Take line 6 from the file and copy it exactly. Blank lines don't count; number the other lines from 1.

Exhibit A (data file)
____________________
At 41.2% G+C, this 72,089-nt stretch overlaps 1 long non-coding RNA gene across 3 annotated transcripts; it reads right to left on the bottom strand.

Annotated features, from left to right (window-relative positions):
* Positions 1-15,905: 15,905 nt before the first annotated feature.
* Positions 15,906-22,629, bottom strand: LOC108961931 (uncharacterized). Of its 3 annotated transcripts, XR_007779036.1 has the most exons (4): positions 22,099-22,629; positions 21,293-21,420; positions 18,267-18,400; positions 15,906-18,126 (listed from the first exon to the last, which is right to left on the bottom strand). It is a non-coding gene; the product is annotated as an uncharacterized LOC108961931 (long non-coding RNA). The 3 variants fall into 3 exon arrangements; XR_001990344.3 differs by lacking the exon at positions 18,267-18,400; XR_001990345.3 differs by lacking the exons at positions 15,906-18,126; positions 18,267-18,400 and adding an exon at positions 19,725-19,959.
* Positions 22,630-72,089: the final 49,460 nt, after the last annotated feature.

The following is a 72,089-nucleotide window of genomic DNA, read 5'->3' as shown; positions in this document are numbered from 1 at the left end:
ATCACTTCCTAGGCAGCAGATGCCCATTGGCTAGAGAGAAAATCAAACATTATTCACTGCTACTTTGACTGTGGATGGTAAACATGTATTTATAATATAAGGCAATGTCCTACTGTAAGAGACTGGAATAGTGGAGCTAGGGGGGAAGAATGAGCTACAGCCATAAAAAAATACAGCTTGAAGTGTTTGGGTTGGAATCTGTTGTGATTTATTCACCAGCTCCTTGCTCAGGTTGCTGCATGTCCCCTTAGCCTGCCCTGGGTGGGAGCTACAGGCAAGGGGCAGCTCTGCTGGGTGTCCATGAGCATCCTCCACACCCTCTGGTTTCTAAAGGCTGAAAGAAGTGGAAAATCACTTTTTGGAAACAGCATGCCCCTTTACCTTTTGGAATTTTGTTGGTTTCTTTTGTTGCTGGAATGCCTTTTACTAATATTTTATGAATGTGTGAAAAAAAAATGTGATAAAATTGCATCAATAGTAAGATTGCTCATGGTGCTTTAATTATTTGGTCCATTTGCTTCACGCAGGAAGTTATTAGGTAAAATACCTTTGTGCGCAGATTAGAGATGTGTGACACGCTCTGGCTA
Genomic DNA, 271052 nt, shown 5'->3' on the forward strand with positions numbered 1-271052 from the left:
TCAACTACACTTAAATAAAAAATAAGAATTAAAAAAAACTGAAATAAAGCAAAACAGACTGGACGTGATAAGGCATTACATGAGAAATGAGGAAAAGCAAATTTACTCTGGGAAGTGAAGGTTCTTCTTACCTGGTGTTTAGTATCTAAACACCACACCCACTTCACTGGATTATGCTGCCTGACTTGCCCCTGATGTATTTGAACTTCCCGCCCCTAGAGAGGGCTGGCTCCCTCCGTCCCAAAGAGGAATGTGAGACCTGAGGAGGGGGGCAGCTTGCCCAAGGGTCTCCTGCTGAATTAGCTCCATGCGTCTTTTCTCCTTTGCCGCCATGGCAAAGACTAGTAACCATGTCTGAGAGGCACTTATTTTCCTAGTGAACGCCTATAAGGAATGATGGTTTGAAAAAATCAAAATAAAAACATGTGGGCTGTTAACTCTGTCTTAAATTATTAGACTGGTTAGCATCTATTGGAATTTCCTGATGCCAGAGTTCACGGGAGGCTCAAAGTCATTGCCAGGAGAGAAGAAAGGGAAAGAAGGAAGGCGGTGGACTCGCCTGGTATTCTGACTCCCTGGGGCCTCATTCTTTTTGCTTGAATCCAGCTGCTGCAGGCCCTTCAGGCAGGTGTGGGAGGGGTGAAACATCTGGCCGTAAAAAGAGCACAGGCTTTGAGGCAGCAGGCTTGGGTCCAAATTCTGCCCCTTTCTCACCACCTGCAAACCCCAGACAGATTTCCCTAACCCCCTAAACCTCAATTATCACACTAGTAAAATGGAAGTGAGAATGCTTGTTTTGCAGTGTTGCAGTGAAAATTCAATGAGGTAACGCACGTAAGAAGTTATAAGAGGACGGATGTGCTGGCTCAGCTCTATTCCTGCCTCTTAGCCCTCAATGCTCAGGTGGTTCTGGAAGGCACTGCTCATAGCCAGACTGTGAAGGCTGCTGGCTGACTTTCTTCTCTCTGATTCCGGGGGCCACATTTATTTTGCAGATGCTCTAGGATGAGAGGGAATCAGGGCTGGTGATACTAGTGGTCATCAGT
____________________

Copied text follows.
The following is a 72,089-nucleotide window of genomic DNA, read 5'->3' as shown; positions in this document are numbered from 1 at the left end: